The Scots College in
Hipotecario. In March 1938, Sr. Mufioz was able to get in touch with Mgr. Humble by letter, sent via the British consul in Madrid and the British agent in Burgos, and give him the news of the property: the damage caused by the shells had been patched up, but proper repairs would be needed when conditions had returned to normal.?
The war ended in April 1939, repairs were quickly put in hand, and the whole building was fully occupied, with rent-paying tenants, by November of that year. The hotel was reopened under new management and with its name shortened from Metropolitan0 to Metropol. As has already been noted, regular monthly remittances to Valladolid had been resumed in August.
During the war, of course, the Valladolid area was free of any fighting. However, in addition to the extensive but superficial damage sustained by the college when the bomb fell in the garden in April 1937, about a dozen bombs were dropped on the Canterac estate on 25th January 1938 and the head worker there, D. Marcelo Lkzaro, received serious injuries when two pieces of shrapnel penetrated his shoulder.
Humble had been anxious to retire since soon after the students leftS but it was not until 23rd May 1940 that Dr. Connolly was appointed rector by General Franco, the head of state.g Part of the delay had been due to the Scottish hierarchy's having submitted only one name to the Spanish authorities ilistead of three.I0 Mgr. Humble, although he spoke of returning to the Archdiocese of Glasgow, continued to reside in the college until his death.
This occurred in the early summer of 1948. Though frail, he had been in fairly good health until he caught a chill which developed into pneumonia. About four o'clock in the afternoon of 9th June, he was found dead, lying on the floor of his bedroom and having apparently suffered a heart attack. The Requiem Mass took place the following morning in the reliquary of the college, in the presence of the priests and students of the English College, which had reopened the previous year; the few mourners at the graveside were also, most of them, from the same college. So ended the life of James Humble, far from home and with hardly a friend near.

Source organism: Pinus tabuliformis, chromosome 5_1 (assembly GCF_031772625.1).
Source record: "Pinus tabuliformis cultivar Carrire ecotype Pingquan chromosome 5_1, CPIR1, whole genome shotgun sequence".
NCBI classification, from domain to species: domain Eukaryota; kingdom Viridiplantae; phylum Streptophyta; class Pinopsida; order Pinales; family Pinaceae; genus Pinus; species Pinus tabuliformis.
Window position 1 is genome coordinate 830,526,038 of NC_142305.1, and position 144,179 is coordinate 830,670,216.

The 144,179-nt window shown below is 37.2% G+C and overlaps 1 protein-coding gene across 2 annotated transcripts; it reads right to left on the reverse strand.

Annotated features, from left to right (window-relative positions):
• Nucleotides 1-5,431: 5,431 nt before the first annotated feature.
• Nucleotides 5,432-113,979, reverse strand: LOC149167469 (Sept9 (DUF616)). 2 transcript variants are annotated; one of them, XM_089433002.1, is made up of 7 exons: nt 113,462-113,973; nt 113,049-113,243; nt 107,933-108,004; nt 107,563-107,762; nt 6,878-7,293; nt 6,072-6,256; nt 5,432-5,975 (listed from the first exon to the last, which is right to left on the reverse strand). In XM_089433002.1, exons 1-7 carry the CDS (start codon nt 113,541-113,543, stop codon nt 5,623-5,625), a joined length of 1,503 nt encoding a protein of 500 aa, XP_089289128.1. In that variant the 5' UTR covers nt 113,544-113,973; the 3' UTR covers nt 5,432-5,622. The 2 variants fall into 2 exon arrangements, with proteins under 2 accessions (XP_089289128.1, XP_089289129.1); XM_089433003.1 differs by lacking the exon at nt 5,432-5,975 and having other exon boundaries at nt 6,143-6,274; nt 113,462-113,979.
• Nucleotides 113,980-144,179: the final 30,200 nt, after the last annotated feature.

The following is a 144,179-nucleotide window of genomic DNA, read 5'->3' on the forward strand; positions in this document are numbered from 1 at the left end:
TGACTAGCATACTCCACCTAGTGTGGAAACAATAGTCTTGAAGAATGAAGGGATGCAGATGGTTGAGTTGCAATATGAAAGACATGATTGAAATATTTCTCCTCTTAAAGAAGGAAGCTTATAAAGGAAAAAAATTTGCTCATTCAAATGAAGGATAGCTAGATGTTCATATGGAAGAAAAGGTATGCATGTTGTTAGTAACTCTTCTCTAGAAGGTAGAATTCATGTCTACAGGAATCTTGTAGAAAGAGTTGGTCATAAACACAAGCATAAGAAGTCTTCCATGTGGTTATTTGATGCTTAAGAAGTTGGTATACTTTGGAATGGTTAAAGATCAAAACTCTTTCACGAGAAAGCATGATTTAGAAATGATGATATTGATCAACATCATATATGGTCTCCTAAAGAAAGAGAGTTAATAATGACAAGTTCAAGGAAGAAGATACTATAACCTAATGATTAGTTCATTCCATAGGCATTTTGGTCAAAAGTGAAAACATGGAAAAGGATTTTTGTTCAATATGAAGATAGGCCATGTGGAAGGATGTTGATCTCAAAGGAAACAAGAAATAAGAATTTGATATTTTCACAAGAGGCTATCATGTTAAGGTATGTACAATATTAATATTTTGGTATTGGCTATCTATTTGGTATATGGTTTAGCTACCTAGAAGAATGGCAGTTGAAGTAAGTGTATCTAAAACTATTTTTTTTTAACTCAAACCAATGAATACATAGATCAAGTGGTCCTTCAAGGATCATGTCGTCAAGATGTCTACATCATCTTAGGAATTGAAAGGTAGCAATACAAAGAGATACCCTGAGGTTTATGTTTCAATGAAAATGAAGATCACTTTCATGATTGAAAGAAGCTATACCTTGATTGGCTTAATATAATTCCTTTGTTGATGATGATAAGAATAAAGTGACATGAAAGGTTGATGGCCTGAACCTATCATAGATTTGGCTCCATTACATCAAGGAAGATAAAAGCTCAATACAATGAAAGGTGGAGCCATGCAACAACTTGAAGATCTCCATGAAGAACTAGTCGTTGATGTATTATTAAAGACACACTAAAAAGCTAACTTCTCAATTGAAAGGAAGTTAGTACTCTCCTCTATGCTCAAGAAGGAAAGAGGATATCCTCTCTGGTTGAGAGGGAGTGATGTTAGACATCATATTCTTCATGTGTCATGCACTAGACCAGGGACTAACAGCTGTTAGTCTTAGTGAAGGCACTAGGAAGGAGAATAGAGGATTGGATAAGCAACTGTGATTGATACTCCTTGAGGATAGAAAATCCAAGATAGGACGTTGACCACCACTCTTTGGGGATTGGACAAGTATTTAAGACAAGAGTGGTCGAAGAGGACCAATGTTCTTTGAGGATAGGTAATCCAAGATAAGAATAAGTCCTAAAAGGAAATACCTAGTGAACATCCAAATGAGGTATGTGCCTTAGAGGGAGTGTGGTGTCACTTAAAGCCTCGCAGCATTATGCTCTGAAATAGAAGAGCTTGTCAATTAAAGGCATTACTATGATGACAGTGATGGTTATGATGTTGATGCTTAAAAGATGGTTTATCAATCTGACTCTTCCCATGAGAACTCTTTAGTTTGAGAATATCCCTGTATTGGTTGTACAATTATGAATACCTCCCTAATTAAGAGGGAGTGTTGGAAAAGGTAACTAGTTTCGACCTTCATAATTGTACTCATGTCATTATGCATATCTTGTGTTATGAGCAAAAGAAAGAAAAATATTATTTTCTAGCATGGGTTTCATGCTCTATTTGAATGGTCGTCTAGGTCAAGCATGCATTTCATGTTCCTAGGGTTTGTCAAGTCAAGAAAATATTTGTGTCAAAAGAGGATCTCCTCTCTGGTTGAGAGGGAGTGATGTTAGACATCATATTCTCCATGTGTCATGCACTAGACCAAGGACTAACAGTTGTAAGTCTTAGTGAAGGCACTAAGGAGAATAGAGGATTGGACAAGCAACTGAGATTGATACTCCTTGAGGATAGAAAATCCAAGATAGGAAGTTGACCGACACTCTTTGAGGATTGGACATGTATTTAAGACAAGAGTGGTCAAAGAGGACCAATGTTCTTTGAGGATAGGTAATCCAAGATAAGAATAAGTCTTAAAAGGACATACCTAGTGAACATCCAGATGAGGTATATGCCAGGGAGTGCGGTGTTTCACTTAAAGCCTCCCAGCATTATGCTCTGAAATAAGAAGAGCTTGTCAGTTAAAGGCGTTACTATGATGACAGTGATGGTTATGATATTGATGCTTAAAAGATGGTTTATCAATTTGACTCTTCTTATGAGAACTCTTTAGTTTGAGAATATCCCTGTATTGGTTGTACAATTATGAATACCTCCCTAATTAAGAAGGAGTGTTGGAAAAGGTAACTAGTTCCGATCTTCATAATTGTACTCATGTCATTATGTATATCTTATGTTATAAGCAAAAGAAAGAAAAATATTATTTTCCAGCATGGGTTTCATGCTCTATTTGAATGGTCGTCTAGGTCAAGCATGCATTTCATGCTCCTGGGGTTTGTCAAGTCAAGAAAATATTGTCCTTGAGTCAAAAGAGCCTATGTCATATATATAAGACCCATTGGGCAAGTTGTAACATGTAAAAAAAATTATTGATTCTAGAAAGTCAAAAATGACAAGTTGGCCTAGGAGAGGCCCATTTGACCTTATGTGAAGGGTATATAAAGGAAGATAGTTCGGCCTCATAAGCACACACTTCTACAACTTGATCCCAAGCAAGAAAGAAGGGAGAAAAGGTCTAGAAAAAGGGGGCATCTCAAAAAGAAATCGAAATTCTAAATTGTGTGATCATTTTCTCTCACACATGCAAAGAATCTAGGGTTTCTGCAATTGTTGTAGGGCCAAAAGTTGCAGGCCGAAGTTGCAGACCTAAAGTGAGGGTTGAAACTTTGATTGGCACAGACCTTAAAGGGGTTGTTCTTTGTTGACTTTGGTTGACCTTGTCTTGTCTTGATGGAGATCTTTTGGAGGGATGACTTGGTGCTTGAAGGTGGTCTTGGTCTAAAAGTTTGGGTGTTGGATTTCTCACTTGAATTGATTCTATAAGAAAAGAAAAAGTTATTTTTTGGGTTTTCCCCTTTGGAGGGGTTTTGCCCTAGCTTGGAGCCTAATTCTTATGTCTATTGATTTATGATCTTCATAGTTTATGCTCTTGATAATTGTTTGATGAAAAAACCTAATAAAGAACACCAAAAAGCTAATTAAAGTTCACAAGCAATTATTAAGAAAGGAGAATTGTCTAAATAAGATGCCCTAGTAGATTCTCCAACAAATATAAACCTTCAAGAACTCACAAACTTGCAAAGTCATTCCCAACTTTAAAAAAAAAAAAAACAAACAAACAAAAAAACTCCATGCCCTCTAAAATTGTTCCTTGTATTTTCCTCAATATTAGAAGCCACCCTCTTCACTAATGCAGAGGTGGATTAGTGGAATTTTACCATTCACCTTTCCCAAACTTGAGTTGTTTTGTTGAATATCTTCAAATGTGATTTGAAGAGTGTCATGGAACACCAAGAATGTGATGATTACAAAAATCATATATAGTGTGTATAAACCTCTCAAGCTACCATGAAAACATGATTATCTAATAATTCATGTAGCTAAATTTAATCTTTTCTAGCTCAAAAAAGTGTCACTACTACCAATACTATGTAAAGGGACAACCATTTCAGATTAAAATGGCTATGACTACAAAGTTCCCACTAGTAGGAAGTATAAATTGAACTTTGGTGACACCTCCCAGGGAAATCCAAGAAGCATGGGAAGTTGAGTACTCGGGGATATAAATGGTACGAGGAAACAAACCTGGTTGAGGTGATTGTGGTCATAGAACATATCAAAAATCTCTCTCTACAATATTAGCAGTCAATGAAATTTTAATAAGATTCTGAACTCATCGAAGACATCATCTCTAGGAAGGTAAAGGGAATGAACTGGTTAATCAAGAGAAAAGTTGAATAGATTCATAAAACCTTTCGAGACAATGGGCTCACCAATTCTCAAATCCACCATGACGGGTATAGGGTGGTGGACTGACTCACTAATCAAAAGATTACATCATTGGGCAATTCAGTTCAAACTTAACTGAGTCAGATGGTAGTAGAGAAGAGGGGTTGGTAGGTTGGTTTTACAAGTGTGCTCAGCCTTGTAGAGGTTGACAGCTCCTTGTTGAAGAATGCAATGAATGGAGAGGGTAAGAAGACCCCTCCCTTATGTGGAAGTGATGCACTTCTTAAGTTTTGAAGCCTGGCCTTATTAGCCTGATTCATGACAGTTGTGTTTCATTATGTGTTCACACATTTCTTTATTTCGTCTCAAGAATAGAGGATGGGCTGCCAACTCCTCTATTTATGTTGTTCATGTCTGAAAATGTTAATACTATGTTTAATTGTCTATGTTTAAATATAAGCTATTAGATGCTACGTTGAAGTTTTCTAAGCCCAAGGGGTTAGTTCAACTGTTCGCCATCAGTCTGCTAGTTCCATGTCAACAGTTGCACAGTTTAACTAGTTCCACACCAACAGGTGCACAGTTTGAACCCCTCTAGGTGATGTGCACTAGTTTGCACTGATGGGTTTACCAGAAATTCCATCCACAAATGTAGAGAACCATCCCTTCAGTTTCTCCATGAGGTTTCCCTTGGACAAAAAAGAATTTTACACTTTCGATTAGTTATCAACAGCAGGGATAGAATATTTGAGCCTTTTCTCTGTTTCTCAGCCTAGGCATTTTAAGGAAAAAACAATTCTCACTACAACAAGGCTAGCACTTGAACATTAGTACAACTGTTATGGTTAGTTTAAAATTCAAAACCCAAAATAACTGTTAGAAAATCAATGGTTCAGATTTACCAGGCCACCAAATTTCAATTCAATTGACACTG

His nature was that not unusual blend of severity and gentleness--stern, even harsh, with those over whom he ruled, kind and gracious with the rest." He was a solitary person, unable to make
22nd March 1938. (Ibid., 55/17/8.)
Humble to Bishop Bennett, 6th February 1938. (Ibid.. 67/27.)
Humble to Bishop Bennett, 26th June 1940. (Glasgow archives, loc. cit.)
From time to time he composed poetry, which he described as the "passing thoughts" of one who "knows his hours of serious thought, pensiveness, dejection and of frivolous levity".